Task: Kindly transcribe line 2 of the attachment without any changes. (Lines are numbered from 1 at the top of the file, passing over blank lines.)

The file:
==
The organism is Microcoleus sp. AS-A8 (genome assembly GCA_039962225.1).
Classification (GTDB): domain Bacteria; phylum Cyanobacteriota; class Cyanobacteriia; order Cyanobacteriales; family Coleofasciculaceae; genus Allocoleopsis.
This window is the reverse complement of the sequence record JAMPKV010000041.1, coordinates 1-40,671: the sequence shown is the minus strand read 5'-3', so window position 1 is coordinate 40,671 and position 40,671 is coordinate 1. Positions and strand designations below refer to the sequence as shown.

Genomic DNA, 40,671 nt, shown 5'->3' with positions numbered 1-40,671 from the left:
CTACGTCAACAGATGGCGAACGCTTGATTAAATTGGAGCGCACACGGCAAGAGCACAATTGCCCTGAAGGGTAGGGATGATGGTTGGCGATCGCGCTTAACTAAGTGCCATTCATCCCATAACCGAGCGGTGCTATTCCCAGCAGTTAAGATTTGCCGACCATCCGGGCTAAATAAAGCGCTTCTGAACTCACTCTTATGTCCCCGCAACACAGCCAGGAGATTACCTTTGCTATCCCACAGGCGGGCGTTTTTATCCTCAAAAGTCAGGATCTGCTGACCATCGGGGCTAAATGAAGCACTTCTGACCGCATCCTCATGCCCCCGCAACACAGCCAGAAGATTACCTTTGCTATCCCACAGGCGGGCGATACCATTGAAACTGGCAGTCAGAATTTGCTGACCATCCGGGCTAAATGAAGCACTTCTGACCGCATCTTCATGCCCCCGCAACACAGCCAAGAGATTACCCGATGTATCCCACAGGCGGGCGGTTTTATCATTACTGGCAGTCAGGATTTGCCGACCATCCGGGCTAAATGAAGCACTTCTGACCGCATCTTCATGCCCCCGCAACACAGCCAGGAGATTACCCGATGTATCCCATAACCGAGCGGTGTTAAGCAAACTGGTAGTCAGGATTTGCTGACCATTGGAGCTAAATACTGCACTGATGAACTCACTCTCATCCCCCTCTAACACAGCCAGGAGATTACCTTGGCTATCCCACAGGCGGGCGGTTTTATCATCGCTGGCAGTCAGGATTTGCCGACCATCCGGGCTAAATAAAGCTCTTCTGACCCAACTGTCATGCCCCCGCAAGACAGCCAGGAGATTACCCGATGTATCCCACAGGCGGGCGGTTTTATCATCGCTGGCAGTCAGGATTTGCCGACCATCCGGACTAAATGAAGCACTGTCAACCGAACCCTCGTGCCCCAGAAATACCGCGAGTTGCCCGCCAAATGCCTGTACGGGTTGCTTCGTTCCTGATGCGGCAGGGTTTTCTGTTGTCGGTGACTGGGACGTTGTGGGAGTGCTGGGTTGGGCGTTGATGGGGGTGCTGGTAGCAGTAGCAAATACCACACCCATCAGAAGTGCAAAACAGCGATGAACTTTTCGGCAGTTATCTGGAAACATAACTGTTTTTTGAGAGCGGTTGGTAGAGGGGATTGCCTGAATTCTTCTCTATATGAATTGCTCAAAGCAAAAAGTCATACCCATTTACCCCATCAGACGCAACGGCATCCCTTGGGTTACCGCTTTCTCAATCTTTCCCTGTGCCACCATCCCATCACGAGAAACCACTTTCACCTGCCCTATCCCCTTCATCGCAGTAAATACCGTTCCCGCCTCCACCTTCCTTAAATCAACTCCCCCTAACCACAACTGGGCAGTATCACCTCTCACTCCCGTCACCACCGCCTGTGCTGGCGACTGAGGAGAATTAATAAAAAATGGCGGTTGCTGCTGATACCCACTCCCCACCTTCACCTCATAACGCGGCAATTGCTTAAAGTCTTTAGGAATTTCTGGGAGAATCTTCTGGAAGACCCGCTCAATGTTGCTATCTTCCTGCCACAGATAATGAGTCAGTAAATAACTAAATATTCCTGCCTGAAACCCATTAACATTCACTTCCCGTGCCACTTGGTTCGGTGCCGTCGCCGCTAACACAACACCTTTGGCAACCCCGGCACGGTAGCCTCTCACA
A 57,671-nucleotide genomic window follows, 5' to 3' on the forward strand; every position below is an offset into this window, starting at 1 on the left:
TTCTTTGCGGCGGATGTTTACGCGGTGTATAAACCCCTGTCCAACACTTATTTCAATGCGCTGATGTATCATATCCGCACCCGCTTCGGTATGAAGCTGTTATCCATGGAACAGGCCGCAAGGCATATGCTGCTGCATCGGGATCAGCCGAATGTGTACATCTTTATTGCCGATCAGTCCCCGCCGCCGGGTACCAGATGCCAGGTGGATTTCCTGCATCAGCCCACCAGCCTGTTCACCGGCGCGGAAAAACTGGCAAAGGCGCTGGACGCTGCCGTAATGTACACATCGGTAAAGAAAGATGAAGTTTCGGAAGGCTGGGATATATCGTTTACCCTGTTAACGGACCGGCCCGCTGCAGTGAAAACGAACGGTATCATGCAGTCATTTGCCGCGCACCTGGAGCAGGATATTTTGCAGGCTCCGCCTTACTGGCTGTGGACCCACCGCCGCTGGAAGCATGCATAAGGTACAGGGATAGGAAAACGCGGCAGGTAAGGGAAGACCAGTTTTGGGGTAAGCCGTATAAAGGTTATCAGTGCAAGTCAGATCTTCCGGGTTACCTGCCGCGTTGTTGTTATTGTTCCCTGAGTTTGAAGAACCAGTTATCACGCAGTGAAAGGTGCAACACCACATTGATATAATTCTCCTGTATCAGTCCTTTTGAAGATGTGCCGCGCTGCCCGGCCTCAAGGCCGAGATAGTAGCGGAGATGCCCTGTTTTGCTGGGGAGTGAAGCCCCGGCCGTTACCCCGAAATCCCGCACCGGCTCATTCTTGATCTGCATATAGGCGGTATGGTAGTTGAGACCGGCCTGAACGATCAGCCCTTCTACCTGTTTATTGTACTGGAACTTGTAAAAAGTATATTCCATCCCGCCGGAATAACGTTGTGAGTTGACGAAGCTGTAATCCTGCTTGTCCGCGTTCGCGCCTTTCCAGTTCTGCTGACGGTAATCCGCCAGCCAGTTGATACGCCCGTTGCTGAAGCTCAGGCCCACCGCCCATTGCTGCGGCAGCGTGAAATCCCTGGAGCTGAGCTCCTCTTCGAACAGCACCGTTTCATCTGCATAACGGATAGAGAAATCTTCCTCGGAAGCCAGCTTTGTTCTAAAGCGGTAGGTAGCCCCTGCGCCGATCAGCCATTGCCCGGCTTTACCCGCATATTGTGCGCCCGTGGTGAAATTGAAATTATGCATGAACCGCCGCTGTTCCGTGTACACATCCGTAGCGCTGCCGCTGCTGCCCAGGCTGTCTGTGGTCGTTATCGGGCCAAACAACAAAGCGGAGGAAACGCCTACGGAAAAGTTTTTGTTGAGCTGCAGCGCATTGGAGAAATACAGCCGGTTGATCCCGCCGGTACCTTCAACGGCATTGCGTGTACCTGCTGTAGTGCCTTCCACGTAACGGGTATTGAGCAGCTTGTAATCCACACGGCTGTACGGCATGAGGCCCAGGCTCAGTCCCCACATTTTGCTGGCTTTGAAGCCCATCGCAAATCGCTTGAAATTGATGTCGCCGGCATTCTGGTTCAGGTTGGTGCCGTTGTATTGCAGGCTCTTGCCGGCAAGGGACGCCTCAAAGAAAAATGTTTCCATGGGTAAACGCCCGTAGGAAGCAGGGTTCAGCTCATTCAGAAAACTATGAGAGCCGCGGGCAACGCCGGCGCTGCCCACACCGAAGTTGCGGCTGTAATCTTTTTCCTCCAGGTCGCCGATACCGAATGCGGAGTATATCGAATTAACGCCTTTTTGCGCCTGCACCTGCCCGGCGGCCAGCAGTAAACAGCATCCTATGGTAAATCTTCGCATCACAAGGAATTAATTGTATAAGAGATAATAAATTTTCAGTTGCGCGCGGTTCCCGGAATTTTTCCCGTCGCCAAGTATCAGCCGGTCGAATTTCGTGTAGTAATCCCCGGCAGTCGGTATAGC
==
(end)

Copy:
Classification (GTDB): domain Bacteria; phylum Cyanobacteriota; class Cyanobacteriia; order Cyanobacteriales; family Coleofasciculaceae; genus Allocoleopsis.